On a deeper level, Takei’s childhood years in desolate internment camps during WWII and his family’s loss of their home, business and savings (Kroot supplies archival photos of the prison-like barracks and the hateful graffiti greeting Japanese-Americans upon their release) becomes the topic of Takei’s college lectures, his testimony before Congressional redress committees and a Broadway-bound musical called “Allegiance.” Likewise, his crusade for ethnic equality fuels his fight for gay rights after he triumphantly emerges from the closet in 2005. Ever one for self-reinvention, he now sees his Facebook followers numbering in the millions. 

Although Kroot structures her film around Takei, her focus is dual: Takei’s partner of 25 years, Brad Altman (or “Brad Takei,” as he has been known since their marriage, introduced as such in the opening credits) shows up in virtually every scene. A complementary part of Takei’s private and professional life (George as idealist, Brad as pragmatic worrier), he helps to give the picture its peculiar give-and-take rhythm. Thus Takei’s gigs at Comic-Con, where he signs autographs at $35 a pop, represent anything but a sad comedown, functioning instead as an object lesson in relationship interdependence: Acknowledging the camera, stage manager Brad sheepishly stuffs bills into his fanny pack, leaving a smiling George to exude charm to faithful fans. 

Throughout, Kroot blends in a plethora of well-chosen clips from Takei’s neverending career, from his first, promising TV appearance on the prestigious “Playhouse 90” (in an episode entitled “Made in Japan”) to his less expansive if not downright stereotypical movie roles in “Green Berets” or “Which Way to the Front,” as well as smallscreen standbys like “Perry Mason” or “Mission: Impossible.” Paradoxically, his career really caught fire after he came out, with guest shots on “Will and Grace,” “Malcolm in the Middle” and “The Apprentice”; famously, he and Brad pioneered same-sex coupling on “The Newlywed Game.”  For sheer entertainment, however, nothing can top Kroot’s inclusion of campy “Star Trek” excerpts as Takei, impressively bare-chested, manically wields a fencing foil or fearfully edges away from an alien femme fatale bent on seduction.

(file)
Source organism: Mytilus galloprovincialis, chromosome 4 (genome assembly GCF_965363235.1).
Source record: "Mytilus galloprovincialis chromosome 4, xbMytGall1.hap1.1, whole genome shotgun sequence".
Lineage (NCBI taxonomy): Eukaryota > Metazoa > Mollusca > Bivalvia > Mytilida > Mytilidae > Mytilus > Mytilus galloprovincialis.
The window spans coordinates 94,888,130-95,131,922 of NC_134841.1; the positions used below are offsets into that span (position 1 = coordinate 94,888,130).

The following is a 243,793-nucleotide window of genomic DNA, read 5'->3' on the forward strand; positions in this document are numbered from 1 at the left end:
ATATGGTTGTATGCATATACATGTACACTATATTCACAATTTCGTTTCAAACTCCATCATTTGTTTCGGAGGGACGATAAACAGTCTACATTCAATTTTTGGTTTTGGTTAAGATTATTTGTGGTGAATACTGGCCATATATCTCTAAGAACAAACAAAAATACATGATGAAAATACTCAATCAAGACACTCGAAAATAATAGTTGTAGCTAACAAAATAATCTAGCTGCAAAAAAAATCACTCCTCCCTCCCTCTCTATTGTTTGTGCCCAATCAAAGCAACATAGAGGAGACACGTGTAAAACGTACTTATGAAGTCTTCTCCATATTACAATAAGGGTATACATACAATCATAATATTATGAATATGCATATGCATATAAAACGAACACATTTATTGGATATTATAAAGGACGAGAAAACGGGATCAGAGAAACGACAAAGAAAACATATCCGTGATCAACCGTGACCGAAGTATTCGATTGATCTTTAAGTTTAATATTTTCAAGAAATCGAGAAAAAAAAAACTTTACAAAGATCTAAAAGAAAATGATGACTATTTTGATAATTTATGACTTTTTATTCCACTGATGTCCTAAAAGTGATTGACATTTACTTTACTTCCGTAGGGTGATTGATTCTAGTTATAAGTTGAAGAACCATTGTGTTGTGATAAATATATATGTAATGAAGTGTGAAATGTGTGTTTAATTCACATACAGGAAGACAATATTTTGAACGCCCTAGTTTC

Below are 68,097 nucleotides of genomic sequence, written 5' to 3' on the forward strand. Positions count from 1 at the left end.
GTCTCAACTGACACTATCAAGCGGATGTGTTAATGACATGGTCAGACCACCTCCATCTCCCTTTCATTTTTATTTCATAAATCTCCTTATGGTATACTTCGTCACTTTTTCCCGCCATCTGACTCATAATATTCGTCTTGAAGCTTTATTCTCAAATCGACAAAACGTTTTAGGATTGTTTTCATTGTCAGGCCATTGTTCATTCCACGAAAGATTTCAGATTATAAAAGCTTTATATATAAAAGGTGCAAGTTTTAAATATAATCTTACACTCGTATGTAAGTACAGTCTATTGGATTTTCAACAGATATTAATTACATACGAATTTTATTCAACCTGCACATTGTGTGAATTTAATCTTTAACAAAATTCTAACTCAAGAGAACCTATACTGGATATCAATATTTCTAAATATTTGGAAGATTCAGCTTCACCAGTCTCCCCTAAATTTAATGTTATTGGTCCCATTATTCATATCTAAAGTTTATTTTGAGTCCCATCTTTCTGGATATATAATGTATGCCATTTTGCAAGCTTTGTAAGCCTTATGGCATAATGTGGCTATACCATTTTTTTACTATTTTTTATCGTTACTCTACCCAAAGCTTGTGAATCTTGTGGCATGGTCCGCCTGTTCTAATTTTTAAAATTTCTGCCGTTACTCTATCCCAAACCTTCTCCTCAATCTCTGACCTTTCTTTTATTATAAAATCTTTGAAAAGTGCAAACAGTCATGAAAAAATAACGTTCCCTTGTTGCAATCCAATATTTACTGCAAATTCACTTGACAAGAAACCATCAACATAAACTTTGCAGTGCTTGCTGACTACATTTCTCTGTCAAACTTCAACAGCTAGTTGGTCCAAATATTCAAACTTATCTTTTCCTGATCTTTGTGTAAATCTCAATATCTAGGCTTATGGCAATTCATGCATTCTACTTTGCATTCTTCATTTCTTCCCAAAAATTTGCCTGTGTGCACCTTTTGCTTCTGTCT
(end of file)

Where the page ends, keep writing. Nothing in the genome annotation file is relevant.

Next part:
Apr 24, 2014 / Michael Eades

January 20th, 2014

My parents came from a generation that didn’t have much tolerance for gay men and women. It may or may not have been intentional on their part, but they did their best to raise me to be a homophobe. They were both highly educated, and highly intelligent people. They were world travelers, students of history, frequented cultural centers all over the globe, and generally loving and generous. My father was even a straight ticket 80s Democrat, and my mother in her teens fought on the side of integration in a small Texas town in the 60s… yet they both taught me that “most gay people were turned that way by being molested as a child, and are most likely molesters themselves.” They also heavily subscribed to the “biblical abomination” theory, but would never go as far to say that any harm should come to gay people. They were just to be avoided in your personal life.